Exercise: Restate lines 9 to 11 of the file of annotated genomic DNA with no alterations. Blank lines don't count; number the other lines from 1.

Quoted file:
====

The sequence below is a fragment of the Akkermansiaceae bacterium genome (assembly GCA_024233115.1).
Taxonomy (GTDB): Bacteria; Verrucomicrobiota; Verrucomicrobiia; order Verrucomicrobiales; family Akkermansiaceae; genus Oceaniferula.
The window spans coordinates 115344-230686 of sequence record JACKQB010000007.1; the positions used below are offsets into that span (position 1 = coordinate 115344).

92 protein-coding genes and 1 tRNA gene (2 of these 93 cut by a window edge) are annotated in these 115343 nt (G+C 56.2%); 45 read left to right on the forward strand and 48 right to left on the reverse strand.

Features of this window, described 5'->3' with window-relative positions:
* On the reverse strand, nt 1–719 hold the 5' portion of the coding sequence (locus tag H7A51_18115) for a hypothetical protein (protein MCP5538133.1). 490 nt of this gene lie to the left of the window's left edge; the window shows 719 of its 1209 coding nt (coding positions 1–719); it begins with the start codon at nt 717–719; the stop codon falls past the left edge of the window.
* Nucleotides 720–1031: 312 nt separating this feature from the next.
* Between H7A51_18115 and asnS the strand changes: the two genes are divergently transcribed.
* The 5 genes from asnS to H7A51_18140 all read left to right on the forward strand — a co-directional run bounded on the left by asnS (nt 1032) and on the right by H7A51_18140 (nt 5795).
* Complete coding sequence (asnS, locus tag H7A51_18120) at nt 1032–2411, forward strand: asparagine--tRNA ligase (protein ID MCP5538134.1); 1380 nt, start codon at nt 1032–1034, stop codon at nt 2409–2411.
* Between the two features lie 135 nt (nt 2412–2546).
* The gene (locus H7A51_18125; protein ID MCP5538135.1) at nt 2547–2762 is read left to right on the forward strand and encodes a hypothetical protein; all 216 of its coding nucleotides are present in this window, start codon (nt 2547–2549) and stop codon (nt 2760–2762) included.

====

* The 5 genes from asnS to H7A51_18140 all read left to right on the forward strand — a co-directional run bounded on the left by asnS (nt 1032) and on the right by H7A51_18140 (nt 5795).
* Complete coding sequence (asnS, locus tag H7A51_18120) at nt 1032–2411, forward strand: asparagine--tRNA ligase (protein ID MCP5538134.1); 1380 nt, start codon at nt 1032–1034, stop codon at nt 2409–2411.
* Between the two features lie 135 nt (nt 2412–2546).